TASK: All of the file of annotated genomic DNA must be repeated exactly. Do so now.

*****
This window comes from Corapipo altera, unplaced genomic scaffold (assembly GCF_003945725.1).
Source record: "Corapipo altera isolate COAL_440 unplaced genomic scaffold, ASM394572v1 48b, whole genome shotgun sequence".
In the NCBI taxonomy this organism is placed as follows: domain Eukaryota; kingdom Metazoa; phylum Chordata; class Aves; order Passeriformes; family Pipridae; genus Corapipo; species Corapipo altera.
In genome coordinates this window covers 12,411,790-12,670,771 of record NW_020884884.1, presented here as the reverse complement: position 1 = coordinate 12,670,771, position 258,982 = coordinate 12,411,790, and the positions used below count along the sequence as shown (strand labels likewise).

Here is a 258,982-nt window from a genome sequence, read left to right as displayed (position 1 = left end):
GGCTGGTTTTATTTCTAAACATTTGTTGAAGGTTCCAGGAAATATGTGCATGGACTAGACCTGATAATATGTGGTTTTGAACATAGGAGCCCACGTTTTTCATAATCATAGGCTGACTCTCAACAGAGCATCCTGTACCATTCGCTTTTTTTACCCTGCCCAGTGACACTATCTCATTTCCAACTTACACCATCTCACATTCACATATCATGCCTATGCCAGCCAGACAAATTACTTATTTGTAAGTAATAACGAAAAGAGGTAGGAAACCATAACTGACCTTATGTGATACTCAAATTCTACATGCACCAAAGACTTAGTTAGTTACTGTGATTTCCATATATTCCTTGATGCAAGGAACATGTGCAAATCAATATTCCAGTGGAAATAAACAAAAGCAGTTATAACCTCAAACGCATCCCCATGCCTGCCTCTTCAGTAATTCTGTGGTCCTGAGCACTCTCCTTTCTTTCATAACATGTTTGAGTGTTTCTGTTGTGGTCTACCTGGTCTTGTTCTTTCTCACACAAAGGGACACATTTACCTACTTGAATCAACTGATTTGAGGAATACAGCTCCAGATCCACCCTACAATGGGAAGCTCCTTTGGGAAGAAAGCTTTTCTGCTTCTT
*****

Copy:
This window comes from Corapipo altera, unplaced genomic scaffold (assembly GCF_003945725.1).
Source record: "Corapipo altera isolate COAL_440 unplaced genomic scaffold, ASM394572v1 48b, whole genome shotgun sequence".
In the NCBI taxonomy this organism is placed as follows: domain Eukaryota; kingdom Metazoa; phylum Chordata; class Aves; order Passeriformes; family Pipridae; genus Corapipo; species Corapipo altera.
In genome coordinates this window covers 12,411,790-12,670,771 of record NW_020884884.1, presented here as the reverse complement: position 1 = coordinate 12,670,771, position 258,982 = coordinate 12,411,790, and the positions used below count along the sequence as shown (strand labels likewise).

Here is a 258,982-nt window from a genome sequence, read left to right as displayed (position 1 = left end):
GGCTGGTTTTATTTCTAAACATTTGTTGAAGGTTCCAGGAAATATGTGCATGGACTAGACCTGATAATATGTGGTTTTGAACATAGGAGCCCACGTTTTTCATAATCATAGGCTGACTCTCAACAGAGCATCCTGTACCATTCGCTTTTTTTACCCTGCCCAGTGACACTATCTCATTTCCAACTTACACCATCTCACATTCACATATCATGCCTATGCCAGCCAGACAAATTACTTATTTGTAAGTAATAACGAAAAGAGGTAGGAAACCATAACTGACCTTATGTGATACTCAAATTCTACATGCACCAAAGACTTAGTTAGTTACTGTGATTTCCATATATTCCTTGATGCAAGGAACATGTGCAAATCAATATTCCAGTGGAAATAAACAAAAGCAGTTATAACCTCAAACGCATCCCCATGCCTGCCTCTTCAGTAATTCTGTGGTCCTGAGCACTCTCCTTTCTTTCATAACATGTTTGAGTGTTTCTGTTGTGGTCTACCTGGTCTTGTTCTTTCTCACACAAAGGGACACATTTACCTACTTGAATCAACTGATTTGAGGAATACAGCTCCAGATCCACCCTACAATGGGAAGCTCCTTTGGGAAGAAAGCTTTTCTGCTTCTT